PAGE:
Job Training Program Could be Model for Centers Statewide
A new manufacturing job training program designed to close the so-called "skills gap" will be short and affordable. It may also be a model to use throughout the state.
The state job training center, Pennsylvania Careerlink of Lancaster County, is launching a new kind of class that's two weeks long and combines several types of training. Enrollees will be able to learn basic math and reading skills, technical know-how, and workplace etiquette/communication skills.
U.S. Assistant Secretary of Labor Jane Oates said the Lancaster County Careerlink may be pioneering a new type of pre-employment training program.
"The academics of career readiness, plus the soft skills, plus the pre-vocational training — that's the three-legged stool, and I think probably every Careerlink has at least two of those legs," said Oates. "I don't know that anybody has put all three legs together."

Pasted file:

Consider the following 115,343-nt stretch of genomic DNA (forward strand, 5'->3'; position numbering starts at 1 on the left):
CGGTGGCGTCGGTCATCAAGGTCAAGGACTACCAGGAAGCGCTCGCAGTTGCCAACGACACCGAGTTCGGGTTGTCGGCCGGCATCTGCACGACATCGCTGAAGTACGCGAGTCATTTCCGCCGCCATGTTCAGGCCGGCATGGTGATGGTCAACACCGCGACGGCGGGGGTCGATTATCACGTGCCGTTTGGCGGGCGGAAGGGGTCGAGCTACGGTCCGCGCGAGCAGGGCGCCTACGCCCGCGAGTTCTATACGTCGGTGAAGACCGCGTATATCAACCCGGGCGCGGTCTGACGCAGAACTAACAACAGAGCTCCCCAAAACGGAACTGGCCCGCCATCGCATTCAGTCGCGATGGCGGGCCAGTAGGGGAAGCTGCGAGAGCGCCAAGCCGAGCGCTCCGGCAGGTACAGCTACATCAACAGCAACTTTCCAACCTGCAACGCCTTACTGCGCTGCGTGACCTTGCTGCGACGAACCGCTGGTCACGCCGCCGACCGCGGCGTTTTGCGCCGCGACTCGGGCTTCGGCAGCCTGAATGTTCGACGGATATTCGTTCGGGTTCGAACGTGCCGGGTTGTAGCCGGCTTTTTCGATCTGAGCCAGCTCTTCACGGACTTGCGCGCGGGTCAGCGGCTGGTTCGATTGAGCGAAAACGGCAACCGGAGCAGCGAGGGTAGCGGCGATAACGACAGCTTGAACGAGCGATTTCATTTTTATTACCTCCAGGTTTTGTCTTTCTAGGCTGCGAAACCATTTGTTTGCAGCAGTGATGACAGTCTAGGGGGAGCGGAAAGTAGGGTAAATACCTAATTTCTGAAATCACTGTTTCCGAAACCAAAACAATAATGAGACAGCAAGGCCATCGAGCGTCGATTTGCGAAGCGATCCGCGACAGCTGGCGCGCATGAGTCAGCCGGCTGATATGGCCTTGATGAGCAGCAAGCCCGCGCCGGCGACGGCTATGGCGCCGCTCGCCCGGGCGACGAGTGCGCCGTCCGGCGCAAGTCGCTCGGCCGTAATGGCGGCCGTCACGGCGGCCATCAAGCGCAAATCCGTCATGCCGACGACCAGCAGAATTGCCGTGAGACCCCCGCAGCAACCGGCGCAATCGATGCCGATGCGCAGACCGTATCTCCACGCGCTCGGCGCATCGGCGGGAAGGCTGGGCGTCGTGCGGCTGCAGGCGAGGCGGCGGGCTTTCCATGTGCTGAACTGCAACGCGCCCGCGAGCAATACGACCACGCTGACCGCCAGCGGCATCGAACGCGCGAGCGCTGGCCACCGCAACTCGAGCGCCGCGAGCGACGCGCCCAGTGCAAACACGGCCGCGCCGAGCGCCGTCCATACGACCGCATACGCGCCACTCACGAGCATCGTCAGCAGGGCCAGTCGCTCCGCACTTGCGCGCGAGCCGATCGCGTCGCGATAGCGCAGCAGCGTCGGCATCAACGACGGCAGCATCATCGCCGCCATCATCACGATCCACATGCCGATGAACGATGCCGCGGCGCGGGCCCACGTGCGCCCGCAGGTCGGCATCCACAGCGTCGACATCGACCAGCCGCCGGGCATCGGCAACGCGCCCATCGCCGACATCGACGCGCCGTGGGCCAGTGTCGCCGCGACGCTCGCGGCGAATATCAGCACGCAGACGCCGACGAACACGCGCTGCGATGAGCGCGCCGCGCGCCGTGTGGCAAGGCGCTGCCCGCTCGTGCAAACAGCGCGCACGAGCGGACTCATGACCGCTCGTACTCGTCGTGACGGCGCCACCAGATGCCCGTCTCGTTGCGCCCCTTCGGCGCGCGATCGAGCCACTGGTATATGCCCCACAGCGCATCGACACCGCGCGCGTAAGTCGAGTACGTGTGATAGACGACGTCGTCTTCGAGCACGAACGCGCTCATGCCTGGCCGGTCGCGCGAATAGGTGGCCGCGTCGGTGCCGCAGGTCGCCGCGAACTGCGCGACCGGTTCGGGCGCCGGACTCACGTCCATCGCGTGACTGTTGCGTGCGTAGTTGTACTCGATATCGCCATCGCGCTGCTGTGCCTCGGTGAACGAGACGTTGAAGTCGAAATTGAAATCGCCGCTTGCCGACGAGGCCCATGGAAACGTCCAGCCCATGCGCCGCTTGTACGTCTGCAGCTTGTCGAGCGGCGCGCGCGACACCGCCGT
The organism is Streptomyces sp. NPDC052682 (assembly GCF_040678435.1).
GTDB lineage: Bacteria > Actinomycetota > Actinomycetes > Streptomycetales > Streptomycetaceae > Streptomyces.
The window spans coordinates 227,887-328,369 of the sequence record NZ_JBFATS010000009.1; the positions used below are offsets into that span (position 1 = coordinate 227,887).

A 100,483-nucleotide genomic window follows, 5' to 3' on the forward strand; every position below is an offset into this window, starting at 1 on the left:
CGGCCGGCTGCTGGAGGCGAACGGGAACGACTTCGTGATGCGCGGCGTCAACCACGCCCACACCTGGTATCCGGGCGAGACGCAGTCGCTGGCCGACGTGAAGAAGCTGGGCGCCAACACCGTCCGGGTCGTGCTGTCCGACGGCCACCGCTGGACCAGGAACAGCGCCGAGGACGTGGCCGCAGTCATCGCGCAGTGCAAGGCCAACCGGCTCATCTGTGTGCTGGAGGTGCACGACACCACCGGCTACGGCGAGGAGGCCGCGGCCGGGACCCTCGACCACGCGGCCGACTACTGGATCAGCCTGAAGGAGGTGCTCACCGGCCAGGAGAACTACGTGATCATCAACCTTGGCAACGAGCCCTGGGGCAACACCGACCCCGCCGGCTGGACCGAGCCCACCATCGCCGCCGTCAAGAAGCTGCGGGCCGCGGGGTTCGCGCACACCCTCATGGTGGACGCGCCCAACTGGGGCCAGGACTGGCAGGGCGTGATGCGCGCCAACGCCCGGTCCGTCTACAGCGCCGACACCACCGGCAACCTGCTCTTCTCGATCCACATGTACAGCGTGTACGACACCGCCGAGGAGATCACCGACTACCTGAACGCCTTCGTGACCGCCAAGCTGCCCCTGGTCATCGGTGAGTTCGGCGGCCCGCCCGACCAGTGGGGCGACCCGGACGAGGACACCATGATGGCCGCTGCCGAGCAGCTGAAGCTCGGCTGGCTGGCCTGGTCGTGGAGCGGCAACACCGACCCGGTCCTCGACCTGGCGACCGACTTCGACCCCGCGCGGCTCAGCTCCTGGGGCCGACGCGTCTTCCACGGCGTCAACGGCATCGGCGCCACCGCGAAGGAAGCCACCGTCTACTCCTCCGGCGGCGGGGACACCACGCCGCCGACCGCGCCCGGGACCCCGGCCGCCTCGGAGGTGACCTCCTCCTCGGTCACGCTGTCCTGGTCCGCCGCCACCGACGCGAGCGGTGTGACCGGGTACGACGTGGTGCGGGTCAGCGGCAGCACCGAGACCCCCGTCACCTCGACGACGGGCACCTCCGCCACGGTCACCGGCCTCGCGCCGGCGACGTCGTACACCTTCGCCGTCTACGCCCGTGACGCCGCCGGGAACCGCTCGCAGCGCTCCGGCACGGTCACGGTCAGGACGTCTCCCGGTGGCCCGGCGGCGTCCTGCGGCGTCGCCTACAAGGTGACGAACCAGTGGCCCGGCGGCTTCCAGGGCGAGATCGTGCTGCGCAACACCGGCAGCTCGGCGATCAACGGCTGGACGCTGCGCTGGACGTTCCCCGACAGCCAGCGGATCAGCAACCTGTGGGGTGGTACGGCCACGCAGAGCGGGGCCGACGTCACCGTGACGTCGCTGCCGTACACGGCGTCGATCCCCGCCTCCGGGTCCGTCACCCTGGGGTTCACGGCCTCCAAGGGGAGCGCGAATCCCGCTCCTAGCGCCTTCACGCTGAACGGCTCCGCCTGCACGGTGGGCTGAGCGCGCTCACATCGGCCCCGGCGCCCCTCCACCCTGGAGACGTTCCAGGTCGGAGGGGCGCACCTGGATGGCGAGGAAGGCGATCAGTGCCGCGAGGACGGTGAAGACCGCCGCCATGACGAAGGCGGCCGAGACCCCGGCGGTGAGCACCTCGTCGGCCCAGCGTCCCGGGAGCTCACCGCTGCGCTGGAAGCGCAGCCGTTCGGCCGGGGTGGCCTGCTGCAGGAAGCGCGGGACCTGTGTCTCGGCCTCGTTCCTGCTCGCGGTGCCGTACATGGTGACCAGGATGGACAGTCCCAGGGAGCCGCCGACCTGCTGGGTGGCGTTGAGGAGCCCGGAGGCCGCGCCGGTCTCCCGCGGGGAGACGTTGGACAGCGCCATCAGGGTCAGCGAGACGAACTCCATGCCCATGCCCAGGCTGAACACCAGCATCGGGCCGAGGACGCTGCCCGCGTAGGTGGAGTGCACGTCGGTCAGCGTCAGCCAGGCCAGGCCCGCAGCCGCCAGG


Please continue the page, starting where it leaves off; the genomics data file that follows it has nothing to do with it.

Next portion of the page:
Scott Sheely, executive director of the Lancaster County Workforce Investment Board, said the training program has grown out conversations with manufacturers themselves.
"We have spent a good deal of time trying to unpack that comment that we get from an employer, 'What do you mean that a worker is not quite ready?'" Sheely said.
Michelle Staton, Deputy Secretary for Workforce Development in the state Department of Labor and Industry, said it's "highly likely" the training program being modeled in Lancaster County will be duplicated in other county Careerlink centers.
The first class will get underway in mid-June, and the program will be free to enrollees. It is being funded with state, federal, and private money. Each class will hold up to 25 students. Careerlink is planning to offer up to six classes a year.
"If demand is more than that, we'll do it more frequently, if manufacturers need it," said Sheely. "I mean, we're going to be responsive to whatever comes down the pike."